Twenty-five years ago this week, a successful indie rapper with a love of fat asses released a song with a straightforward message: Big butts good, little butts bad.
It hardly seems like a revolutionary idea today, but at the time Sir Mix-a-Lot's big booty anthem, "Baby Got Back," was pushing an idea of beauty that was virtually absent from mainstream pop culture.
"I was so sick of that shit," Sir Mix-a-Lot told Vulture in 2013, explaining his desire to promote a female form unlike the women who were "shaped like a stop sign, with big hair [and] straight up-and-down bird legs."
“The song doesn’t just say I like large butts, you know?," he told Spin in 1992. "The song is talking about women who damn near kill themselves to try to look like these beanpole models that you see in Vogue magazine."
Twenty-two years after he released the song, 2014 would be declared the "Year of the Booty." Mix was way ahead of his time.
But the song is only part of the reason why people are still singing, parodying and referencing this mega-hit a quarter century later.
The rest of the credit belongs to the video, a surrealist portrait of ass worship that features healthy women dancing on a giant butt. It was deemed too sexually explicit for daytime airplay on MTV and was even briefly banned by the network.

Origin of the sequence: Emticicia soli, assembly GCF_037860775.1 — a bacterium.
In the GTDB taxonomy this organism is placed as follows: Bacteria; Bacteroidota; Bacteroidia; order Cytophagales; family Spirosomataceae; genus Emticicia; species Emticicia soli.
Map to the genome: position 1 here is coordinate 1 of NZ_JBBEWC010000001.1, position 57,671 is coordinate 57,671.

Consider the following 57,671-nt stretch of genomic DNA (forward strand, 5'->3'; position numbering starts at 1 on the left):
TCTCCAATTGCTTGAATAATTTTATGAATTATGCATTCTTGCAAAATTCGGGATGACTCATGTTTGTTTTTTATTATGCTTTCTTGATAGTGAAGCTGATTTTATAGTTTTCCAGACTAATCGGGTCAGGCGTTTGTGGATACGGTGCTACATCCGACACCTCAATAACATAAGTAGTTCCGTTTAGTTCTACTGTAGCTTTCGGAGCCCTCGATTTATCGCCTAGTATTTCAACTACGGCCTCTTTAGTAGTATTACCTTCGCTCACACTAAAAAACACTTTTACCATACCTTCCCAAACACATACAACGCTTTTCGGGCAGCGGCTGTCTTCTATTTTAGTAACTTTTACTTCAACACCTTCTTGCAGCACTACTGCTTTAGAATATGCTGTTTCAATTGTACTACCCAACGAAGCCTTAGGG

That controversy was a godsend and by the end of 1992, "Baby Got Back" was the number-two single of the year, behind the decidedly more earnest "I Will Always Love You," by Whitney Houston.
In the two-and-a-half decades since it was released, "Baby Got Back" has remained a staple of the cultural zeitgeist. It's been referenced by Sponge Bob, Friends and Nicki Minaj, among many others.
Last year, Blake Lively even sparked a social media furor by referencing the song ("LA face and an Oakland booty") in the caption of an Instagram pic of herself on the red carpet.
And just to illustrate how far society's sensitivity to big butts has come, the song was performed in last year's animated kids movie Sing by some ass-shaking rabbits.
Now that's progress.